Current listening:

Ride nowhere

Ride – Nowhere

Current reading:


Dennis Lehane – Mystic River

Bad Things Coming, We Are Safe October 9, 2009

Posted by monty in Uncategorized.
Tags: , , ,

In his book I Drink for a Reason, David Cross writes a chapter about how he’d be the worst survivor ever.  No matter what the catastrophe, he’d be the one crying in the corner, praying for death.  Similarly, on Patton Oswalt’s latest album, My Weakness Is Strong, he laments how, without his meds, he’d be too depressed to fight back against the hordes of raiders in our unavoidably post-apocalyptic future.  I mention Cross and Oswalt because the thought of surviving some world-ending event has been on my mind since seeing Zombieland last weekend.

This might surprise those of you who know me, but I’ve always had the sneaking suspicion that I’d do quite well following the apocalypse.  This is why:

1) I can handle solitude. At the time of this writing, I’ve lived by myself for nearly fifteen years. More importantly, the older I get, the more uncomfortable I become in social situations.  I see a future as a shut-in – like Harold Smith in Twin Peaks – as a very real possibility.  So the thought of being on my own after the end of the world doesn’t fill me with dread.  If anything, I’ll probably enjoy the fact that, when I’m out foraging for food or trying to siphon the last drops of gas out of a car for my own souped-up, bad-ass ramming machine, I won’t have to make small talk with anyone.  I’ll simply stick my two cats in a backpack and roam the wasteland. I’ll become a legend, spoken of in whispers.  The Lonely Cat-Guy.  The Feline Stalker. It’ll give me the mysterious cachet I’ve always wanted.

2) I can run fast, and for long distances. My wimpy, asthmatic lungs notwithstanding, being an on-again, off-again runner for the last ten years has given me speed and stamina.  I’m not in the best physical shape I’ve ever been in, but I figure the necessary reduction in calories following the apocalypse will get me down to my ideal weight in no time.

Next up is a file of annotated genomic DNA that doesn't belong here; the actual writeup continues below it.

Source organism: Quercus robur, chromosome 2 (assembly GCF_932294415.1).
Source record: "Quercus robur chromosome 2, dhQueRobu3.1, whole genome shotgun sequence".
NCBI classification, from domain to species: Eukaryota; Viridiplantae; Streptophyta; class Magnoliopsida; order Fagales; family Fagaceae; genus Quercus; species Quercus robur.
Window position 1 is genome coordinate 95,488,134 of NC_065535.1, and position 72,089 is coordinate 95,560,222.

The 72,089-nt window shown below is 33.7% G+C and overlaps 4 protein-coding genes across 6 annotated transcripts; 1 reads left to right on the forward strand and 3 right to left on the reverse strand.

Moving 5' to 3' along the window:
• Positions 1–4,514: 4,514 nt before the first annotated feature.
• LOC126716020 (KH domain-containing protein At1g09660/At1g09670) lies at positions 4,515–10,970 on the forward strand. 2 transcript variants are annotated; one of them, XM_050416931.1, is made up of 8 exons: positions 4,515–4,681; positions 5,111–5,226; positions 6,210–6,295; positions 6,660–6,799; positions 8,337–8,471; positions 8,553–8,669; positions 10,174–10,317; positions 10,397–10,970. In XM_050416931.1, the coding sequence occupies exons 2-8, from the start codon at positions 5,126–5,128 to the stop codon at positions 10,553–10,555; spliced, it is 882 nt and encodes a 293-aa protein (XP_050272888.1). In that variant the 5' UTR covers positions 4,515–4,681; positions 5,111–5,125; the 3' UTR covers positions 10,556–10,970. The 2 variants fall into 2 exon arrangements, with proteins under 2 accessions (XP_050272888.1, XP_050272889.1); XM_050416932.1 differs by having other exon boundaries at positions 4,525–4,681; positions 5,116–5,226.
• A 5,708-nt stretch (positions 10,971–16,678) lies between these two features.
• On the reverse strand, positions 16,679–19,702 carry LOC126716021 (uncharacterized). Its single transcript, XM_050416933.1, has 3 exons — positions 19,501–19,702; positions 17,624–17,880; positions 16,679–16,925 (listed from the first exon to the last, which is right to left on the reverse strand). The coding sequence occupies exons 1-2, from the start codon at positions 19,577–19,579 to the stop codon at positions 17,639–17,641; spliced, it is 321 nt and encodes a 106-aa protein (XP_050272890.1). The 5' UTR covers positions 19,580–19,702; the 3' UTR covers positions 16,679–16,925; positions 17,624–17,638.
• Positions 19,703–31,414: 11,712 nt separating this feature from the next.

Now, if the apocalypse involves zombies, the world of film has taught us we have two options.  If I’m faced with George Romero’s shambling, staggering zombies, I’ll be set for life.  Those things can barely walk, let alone run.  As long as I watch my back, exercise caution in opening doors, and always have at least two exits to any room I’m in, I figure I’ll have nothing to worry about.  Things get a little dicier if I’m faced with the sprinting, Olympic-ready zombies of 28 Days Later or Zach Snyder’s Dawn of the Dead remake. I’m not sure why death redlines their capacity for aerobic activity (which is a contradiction anyway, since zombies don’t need oxygen), but this scenario would certainly necessitate more caution.  If there’s anything I’ve picked up from those movies, though, it’s that sprinting zombies A) are easily distracted and B) aren’t the most perseverant things in the world.  As long as I can outrun them for a few minutes and/or have some distractions ready (dropping my backpack of cats will work in a pinch – sorry, Nigel and Maggie), I should be able to lose them.

Things get slightly more difficult if the apocalypse doesn’t involve the undead.  For some reason, your garden-variety post-apocalyptic hooligans often travel in packs, they usually have at least one speedy vehicle, and, in the absence of guns, they always seem armed with distance weapons – crossbows, slings, and other weapons that launch pointy things – like the apocalypse suddenly turned the world into a giant game of Dungeons & Dragons. I clearly couldn’t outrun a car, which means I would have to be supernaturally alert to the sound of engines, and always have my own vehicle handy for when the power of my legs just won’t suffice.  Otherwise, I have extraordinary powers of dodging and weaving – as long as I don’t pop a hamstring, I should be able to run faster than my pursuers and avoid any projectiles they hurl my way.